This Kilkerran has a pleasantly unmodern profile, but I think it’s still more on the interesting side, rather than being thoroughly pleasant. Around € 45.
While the legendary vintages of most distilleries appear to be in the 1960’s and 1970’s, Clynelish has recently earned a lot of praise for its 1997 production. Diageo seems to have sold off a large batch of casks which are now being shared / distributed among virtually all independent bottlers (my article about the hierarchy of independent whisky releases is still up-to-date in this respect). These middle-aged expressions are all very good and some are excellent, so let’s try three new versions head-to-head.
First up is the latest bottling in the Liquid Art series, released today. The label is designed by a highly respected artist, Jef Geys. His name may not ring a bell but he has worked with Jan Hoet, Panamarenko and the likes and he’s considered one of the greatest living Belgian artists. There’s a big retrospective coming up in the Ghent Museum for Modern art. I’m just saying this is world class and it’s interesting to see his work on a whisky label.
(53,3%, Liquid Art 2014, 132 btl.)
Nose: I picked up a slight farmy side at first, but it seemed to disappear really quickly. After that, a surprisingly zesty-fruity Clynelish, in which the typical waxy notes are on a lower level. Instead it has a big yoghurt-like side, something of butter milk even. Quinces, banana candy, oranges and even hints of pineapple. Sweet and sour, rather creamy and rounded, with a nice minty / grassy freshness on top. Huge notes of lemon meringue. There’s a delicate greasy note but a little different from others. Mouth: a big zesty fruitiness again, although there’s now a wider array starting with lemons and pink grapefruits going all the way to lime, almonds and passion fruits. A little green tea. Traces of vanilla, toffee and menthol. A slightly bigger mineral and salty side as well now. Finish: long, with a mineral twist.
Not entirely what we’ve come to expect from Clynelish 1997. It’s fruitier but also milkier, including some nicely different touches, which add another dimension. One of the most interesting Clynelish bottlings from this era. Good choice. And I love this label. Price: € 95.
Clynelish 1997 (50,9%, The Whisky Mercenary for Cask Six 10th Anniversary 2014)
Nose: maybe slightly warmer and definitely a notch waxier, but other than that, also one of the fruitier, rounder 1997’s. Pears, sweetened lemon juice and pink grapefruit. Touches of honey. A bit more mineral / earthy notes here as well. Mouth: a tad more classic, with more lemons and lemon peels, as well as some oranges and a faint hint of passion fruit. A little warmer than the Liquid Art release, but maybe slightly less complex as well. Finish: long, keeping an excellent balance of zestiness and fruity roundness.
A bit more typically Clynelish 1997, this one. The nose of the Liquid Art release definitely has something extra, but on the palate I may prefer this bottling. Both very high quality though. Sold out.
Nose: again quite a bit warmer and definitely more honeyed than the Liquid Art. Clementines, pears and peaches. The most jammy of the trio. Hints of pastry and beeswax. A faint hint of smoke as well. Mouth: starts sweet, with a tad more vanilla and more American oak influence. This also means a bigger spiciness (pepper, liquorice). After a while, the citrus zest comes rolling in and takes over the entire palate. Grapefruit skin, lemon peel. A bit of an oaky tang towards the end. Finish: long, zesty and spicy. Lemons and a pinch of salt.
Maltbarn selected the warmest, most luscious nose in my opinion, warmer than usual. On the other hand, it gets a little bitter on the palate. Price: € 90. Sold out.
I tried n°1 and n°2 head-to-head first. I thought the first one was more special and less conventional, and I liked it better for that. A couple of days later, I revisited both and added the third sample… On the nose alone, n°3 would be my favourite, but the palate is less convincing. It becomes hard to reflect these differences in a score.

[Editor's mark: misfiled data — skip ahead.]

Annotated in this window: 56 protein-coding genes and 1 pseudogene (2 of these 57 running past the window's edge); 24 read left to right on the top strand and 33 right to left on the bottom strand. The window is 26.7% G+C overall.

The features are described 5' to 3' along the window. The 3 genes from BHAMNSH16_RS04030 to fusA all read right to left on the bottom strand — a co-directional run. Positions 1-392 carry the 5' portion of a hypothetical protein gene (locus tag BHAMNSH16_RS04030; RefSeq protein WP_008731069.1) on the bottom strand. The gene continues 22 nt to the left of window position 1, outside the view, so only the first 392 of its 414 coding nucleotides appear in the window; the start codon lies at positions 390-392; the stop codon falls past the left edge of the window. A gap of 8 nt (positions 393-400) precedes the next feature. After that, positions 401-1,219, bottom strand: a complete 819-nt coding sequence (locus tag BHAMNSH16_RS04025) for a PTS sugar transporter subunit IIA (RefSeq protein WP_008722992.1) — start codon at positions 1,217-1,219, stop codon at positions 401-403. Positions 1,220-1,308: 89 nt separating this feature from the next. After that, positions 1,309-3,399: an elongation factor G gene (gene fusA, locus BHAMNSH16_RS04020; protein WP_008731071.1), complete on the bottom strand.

Conclusion: Maltbarn has the nicest nose. Cask Six has the nicest palate. Liquid Art is nicely different and quite special. Whichever you can find, they’re worth the money!
WhiskyNotes follower Wim recently told me he had been impressed by this recent young Miltonduff 2005, so we decided to set up a sample exchange.
You can find a series of similar releases from Duncan Taylor, all bottled from small recoopered Octave casks. All these casks contain only 80-90 bottles, which means they’re sold out very quickly.
Miltonduff 9 yo 2005
(54,2%, Duncan Taylor ‘The Octave’ for The Nectar 2014, reconstructed ex-sherry octave cask #837112, 81 btl.)
Nose: a sherried nose with lots of baked apples and apricot pastry with cinnamon. Some overripe melons and oranges. A warm fruitiness, albeit with a faint musty side. Some hay. Also plenty of spices from the oak, mainly ginger. Almonds too. Mouth: immediate woody notes, a peppery kick and cinnamon. Then the fruitiness returns, with dried apricots and plums. After a while there’s a funny sour / salty combination. Finish: medium long, spicy and oaky, with hints of dried coconut.
These Octave casks can be really interesting: this one couples a youngish, fruity spirit to big wood spices and a kind of sherry influence that you normally associate with older expressions. It’s as if you’ve poured together two totally different things that don’t blend entirely. Pretty good but rather experimental. Thanks, Wim.
Langatun is a Swiss whisky (Swissky?) with a long history. In 1857, Jakob Baumberger took over a small brewery in Langenthal (a village formerly known as Langatun). He started brewing and distilling there, quite a successful business that was taken over by his sons. They also ran a malting plant and a peat cutting activity.
I’m not sure why there was a gap after that, but in 2007, Jakob’s grandson Hans reignited the family tradition and started producing unpeated whisky (Langatun Old Deer), peated whisky (Langatun Old Bear), whisky liqueur, rum, vodka, rye, bourbon and fruit spirits.
While Old Deer is matured in Chardonnay and Sherry casks, the peated Old Bear is aged in Châteauneuf-du-Pape red wine casks. We’re trying the cask strength version.
Langatun Old Bear 5 yo 2009 (62,3%, OB 2014, peated, Châteauneuf-du-Pape casks)
Nose: fresh wood, young but nice. Berry fruits and candied oranges. Honey. Clear smoke, but well integrated. A faint spiciness too. Mouth: powerful, very sugary and very smoky now. Lots of caramel and candy sugar sweetness. Red berries, raspberry candy from the red wine casks, but also less impressive, plain winey notes. Sweet grape juice. Some tannins too. The peat stays stronger than on the nose. Finish: long, a tad more bitter and herbal now, but still sweet and deeply smoked.
This Langatun Old Bear is a fairly simple, very sweet, but enjoyable whisky. The wine influence is just right. Around € 60.